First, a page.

Stochastic Gradient Descent and its variants, referred here collectively as SGD, have been the de facto methods in training neural networks. These methods aim to minimize a network-specific loss function *F(x)* whose lower values correspond to better-trained versions of the neural network in question. To find a minimal point* x**, SGD relies solely on knowing the gradient (approximately) at the neural network weights x* _{k}* at iteration

My collaborators Raghu Bollapragada, Jorge Nocedal, Hao-Jun Michael Shi from Northwestern University, and Dheevatsa Mudigere from Intel Labs in Bangalore, India have recently adapted the higher-order L-BFGS optimization method to a stochastics setting suitable for machine learning. We derived various convergence proofs of our algorithm, and its implementation exhibits encouraging experimental results. In this blog post, I will informally introduce the work, and the full paper can be found here.

In optimization theory and practice, higher-order methods often outperform first-order methods significantly. Textbooks such as [1] routinely present examples where a higher-order algorithm requires two orders of magnitude fewer iterations to converge compared to a first-order analogue. Provided below are high-level descriptions of them. A first-order method tries to find a minimal point of *F(x)* moving *x * along the negative direction of the gradient: *–▽F(x)* as shown on the top part of the figure. That is, it uses information on how *F**(x)* changes. A higher-order method tries to find a zero of *F(x)* ’s gradient using information on how*▽F(x)* changes. Newton’s Method is the best-known higher-order method where *x* is moved along –*(▽ ^{2}F(x))^{-1}▽F(x) *which involves applying the inverse of the Hessian matrix to the gradient of

**BFGS is a well-known quasi-Newton method (see [1] for example) that operates as follows. At each iteration K with x_{k} being the current iterate, it constructs the “secant” matrix H_{k} as a very small change (rank-2 update in linear algebra terminology) to H_{k-1} while satisfying the secant condition. If the very first H matrix, H_{0}, is simple (e.g. a diagonal matrix), then none of the H_{k} needs to be known explicitly because application of H_{k} to any vector can be computed recursively as long as all the “curvature pairs” (S_{l}, Y_{l}) where **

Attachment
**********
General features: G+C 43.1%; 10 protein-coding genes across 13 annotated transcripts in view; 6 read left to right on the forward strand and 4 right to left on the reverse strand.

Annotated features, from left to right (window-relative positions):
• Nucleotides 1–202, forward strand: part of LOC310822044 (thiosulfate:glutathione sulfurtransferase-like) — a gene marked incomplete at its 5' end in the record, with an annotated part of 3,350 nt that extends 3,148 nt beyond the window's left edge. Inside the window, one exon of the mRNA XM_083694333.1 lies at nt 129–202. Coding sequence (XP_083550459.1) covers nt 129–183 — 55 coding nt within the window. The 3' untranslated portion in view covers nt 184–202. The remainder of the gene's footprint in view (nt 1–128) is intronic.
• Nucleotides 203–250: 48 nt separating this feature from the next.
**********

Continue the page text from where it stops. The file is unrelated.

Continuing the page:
The *limited memory* version L-BFGS [2] relaxes the memory requirement by using only a fixed number (10 usually suffice) of the most recent curvature pairs. That it works even better in practice than its well-established convergence theory makes L-BFGS one of the favorite methods for standard (non-machine learning-specific) optimization problems.

In training neural networks, however, deterministic approaches become infeasible. Typically, the function *F(x)* to be optimiz

ed is given as a sum with the number of summands equal to the size of the training set in question. A stochastic approach is taken where at each iteration, one only deals with a sample of these summands whose (stochastic) gradient we compute. The following notation is common:

The set *S * is typically a stochastic batch. A high-level adaptation of the previously outlined L-BFGS algorithm is stated in the box below. To customize L-BFGS for machine learning, we adapt the following three components: (1) in the sampling of *S _{k}*, (2) in determining the step size α

The underlying principle is to obtain a stochastic gradient such that not only the expected direction is applied to the exact gradient, but also that *Ρ _{k}* makes a small angle with the latter in high probability. We developed a simple estimate relating the variance of this angle to the batch size |S

Long-established analysis for deterministic BFGS and L-BFGS suggests initializing *α _{k}*

Note that the curvature pair *(S _{l}, Y_{l}) * in the deterministic case involves the difference between two gradients: In Step 3, we need

Our paper establishes several convergence results such as linear convergence when the loss function is strongly convex, and general (slower) convergence without convexity assumptions. We apply our algorithm on a logistic regression problem on eight datasets and on several neural networks of convolutional and residual types on the MNIST and CIFAR-10 datasets. We present just a snapshot of these results here and invite our readers to read through our paper on the archive site.

For the logistic regression problem, we compared with the standard SGD approach and also the variance reduction method of SVRG. The two figures below show the test accuracy versus number of (full) gradient evaluations, also called epochs. This shows that a higher-order method is highly competitive with other training methods, a concept not commonly shared as exhibited in Figure 3.1 of [3].

The figures below show that our progressive batching L-BFGS, while promising, requires more work on general neural networks. Compared with SGD and Adam, L-BFGS exhibits reasonable progress in test loss reduction until it overfits. We are currently working on several ideas to mitigate overfitting and a fully parallel implementation as a progressive increasing batch size is most amenable to massive parallelism.

References

[1] Nocedal, J. and Wright, S. *Numerical Optimization.* Springer New York, 2nd edition, 1999.

[2] Liu, D. C. and Nocedal, J. On the limited memory BFGS method for large scale optimization. *Mathematical Programming, *45(1-3): 503-528, 1989.

[3] Bottou, L. Curtis, F. and Nocedal, J. Optimization methods for large-scale machine learning. *SIAM Review*, 60-2: 223-311, 2018.